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Posted at: Jun 9, 2018, 11:46 AM; last updated: Jun 9, 2018, 11:46 AM (IST)

Digital Braille for visually impaired in Sirsa school

Digital Braille for visually  impaired in Sirsa school
Visually impaired children study online books on computers at Hellen Keller School in Sirsa.

Sushil Manav

For nearly 40 visually impaired children of Hellen Keller School in Sirsa, bulky Braille books are a thing of the past. The district authorities have provided them Braille Me, a digital device that gives them access to educational contents on the internet.

Also, they as well as many other visually impaired persons of the district will have access to over five lakh online books in 11 languages on Sugamya Pustakalaya, an online resource.

The Sirsa district authorities in a series of steps taken for visually impaired people and children with special needs have also set up Tablabs—classrooms equipped with tablets loaded with predefined educational contents.

“We have given the project a collective name ‘Umang’, making education accessible to all. The project is aimed at providing need-based learning environment to visually impaired children and to those with special needs (special children and hearing and speech impaired children). Hisar division Commissioner Rajiv Ranjan launched the project in May,” says Sirsa Deputy Commissioner Prabhjot Singh.

“Braille Me is a machine that plugs into mobile phones and computers to help visually impaired people have access to the internet and other digital content. It is equipped with a tool to let people write in Braille and have it appear in digital text as well as in other format that converts digital text into raised bumps for readable Braille,” he adds.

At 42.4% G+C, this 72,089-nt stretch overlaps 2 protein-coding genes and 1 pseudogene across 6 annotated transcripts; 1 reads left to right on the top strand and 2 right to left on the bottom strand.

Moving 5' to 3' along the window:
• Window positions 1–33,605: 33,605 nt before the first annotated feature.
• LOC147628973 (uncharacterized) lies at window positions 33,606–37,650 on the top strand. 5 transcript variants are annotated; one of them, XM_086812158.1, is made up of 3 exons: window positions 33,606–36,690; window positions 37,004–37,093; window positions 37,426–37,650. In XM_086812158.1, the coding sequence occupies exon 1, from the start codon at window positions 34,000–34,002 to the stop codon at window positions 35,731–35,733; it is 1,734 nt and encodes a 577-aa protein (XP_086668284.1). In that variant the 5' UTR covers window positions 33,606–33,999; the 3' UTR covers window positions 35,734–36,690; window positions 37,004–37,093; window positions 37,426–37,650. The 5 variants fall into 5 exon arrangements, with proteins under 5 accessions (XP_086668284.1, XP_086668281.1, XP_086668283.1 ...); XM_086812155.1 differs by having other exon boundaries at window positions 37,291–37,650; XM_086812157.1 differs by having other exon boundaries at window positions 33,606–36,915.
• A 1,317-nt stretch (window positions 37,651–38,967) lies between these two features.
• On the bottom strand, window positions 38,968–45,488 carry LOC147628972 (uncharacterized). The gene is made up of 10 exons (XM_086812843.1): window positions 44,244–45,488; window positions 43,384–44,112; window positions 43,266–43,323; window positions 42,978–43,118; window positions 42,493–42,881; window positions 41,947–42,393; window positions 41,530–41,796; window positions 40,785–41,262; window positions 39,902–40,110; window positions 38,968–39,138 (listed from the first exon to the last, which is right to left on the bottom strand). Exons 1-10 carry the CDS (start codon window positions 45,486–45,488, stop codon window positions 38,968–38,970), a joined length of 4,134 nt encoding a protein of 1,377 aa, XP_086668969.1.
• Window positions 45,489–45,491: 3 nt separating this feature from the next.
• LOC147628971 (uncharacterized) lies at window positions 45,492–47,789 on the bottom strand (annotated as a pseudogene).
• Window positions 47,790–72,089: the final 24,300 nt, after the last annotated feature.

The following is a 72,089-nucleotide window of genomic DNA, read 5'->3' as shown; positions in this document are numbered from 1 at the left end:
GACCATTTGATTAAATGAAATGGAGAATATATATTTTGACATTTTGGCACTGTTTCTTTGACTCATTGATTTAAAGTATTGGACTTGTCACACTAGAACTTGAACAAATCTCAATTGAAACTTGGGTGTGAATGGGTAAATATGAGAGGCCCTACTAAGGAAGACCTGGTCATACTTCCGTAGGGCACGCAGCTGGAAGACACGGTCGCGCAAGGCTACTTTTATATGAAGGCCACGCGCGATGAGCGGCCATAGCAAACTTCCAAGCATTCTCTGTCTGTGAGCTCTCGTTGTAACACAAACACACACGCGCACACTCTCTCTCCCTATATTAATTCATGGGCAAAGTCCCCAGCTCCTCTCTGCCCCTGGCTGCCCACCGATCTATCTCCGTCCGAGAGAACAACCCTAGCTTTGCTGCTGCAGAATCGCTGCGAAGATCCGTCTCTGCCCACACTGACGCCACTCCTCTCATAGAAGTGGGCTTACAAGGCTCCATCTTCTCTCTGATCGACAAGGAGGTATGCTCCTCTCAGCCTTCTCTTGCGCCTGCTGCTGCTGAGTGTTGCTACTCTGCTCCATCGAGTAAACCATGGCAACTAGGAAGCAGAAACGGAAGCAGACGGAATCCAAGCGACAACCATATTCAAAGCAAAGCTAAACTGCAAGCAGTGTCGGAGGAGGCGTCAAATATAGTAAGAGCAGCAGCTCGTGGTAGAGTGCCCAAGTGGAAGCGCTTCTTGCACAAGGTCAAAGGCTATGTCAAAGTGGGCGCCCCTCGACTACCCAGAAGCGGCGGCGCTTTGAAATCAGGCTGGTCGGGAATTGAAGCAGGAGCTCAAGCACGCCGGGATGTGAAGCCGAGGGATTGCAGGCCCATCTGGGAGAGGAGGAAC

Priyanka Sinha, Chief Minister Manohar Lal Khattar’s Good Governance Associate at Sirsa, who is handling the project, says that Sugamya Pustkalaya has been started in the District Public Library. The authorities have subscribed to this online library owned by the Daisy Forum of India, a not-for-profit organisation involved in the production of books and other reading materials for persons with disabilities, including blindness.

Tablabs have been launched in three schools for special children—Disha and Prayas, which are working for children with autism, cerebral palsy, mental retardation and multiple disabilities, and RKJ Shravan Vaani Kalyan Centre, a school for children with speech and hearing impairment.

“The content in tablets in Tablabs is based on the National Institute of Open Schooling (NIOS) syllabus. It is created considering the level and needs of children. Weekly progress can be tracked through this system,” adds Priyanka. Rani, a student of Helen Keller School, says, “I love the way this Brallie Me interface works. Now, I can store my work and access it anytime”.


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